- an inability to control emotions such as resentment and anger.
In almost all instances, shooters are teens who suffer from an acute emotional illness that reflects heart-shattering feelings of being unwanted and unloved. Shooters usually come from dysfunctional (or non-existent) homes of origin where they were abused or neglected. Nikolas Cruz, the 19-year-old shooter who killed 17 of his former classmates and teachers at Marjory Stoneman Douglas High School in Parkland, Florida, said in his confession that his mother “put him down” and called him “crazy, stupid, and worthless.”
Tragically, an emotionally distraught pre-shooter typically finds no refuge at school where he is ridiculed, ostracized, and bullied. It is this soul-shattering condition of emotional isolation that triggers the feelings of anger and resentment that provoke a child to vent his rage upon his school. As one teenage killer was quoted in Newsweek, “I’d rather be wanted for murder than not wanted at all.”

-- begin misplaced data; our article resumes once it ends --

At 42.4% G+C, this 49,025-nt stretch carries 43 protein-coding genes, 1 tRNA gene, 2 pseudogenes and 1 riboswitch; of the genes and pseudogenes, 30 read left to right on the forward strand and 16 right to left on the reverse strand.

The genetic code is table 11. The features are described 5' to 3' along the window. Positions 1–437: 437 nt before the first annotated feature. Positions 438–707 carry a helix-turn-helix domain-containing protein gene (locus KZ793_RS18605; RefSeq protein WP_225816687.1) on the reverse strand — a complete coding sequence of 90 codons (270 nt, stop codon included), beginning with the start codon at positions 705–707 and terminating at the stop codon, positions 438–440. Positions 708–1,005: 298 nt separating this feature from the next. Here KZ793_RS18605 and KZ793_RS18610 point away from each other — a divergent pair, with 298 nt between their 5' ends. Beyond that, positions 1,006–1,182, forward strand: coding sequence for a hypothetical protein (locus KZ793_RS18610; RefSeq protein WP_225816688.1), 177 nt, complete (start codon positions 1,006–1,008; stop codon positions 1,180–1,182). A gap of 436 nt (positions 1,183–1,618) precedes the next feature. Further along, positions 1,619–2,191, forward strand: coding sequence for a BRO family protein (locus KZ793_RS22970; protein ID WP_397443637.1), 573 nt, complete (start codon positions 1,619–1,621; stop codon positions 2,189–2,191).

Question 2: How can we alleviate the potential for violence?
A recent Harvard study shows that a child’s best defense in the face of adversity is a strong, supportive relationship with at least one caring adult. While we may have little, if any, influence over what occurs in a young person’s home, we can take steps to address children’s emotional health through our schools. The school focus should be upon both teachers and parents.
- Teacher programming
Teacher development programs that help teachers show intentional care to all students can make a tremendous contribution to the positive mental health of the children. We’re not talking about classroom behavior-management programs or student character-building courses; they serve a purpose but are not primarily designed to build positive teacher-student relationships. Schools should provide programs specifically designed to help teachers provide unconditional care and respect to all students so that every child feels valued and wanted.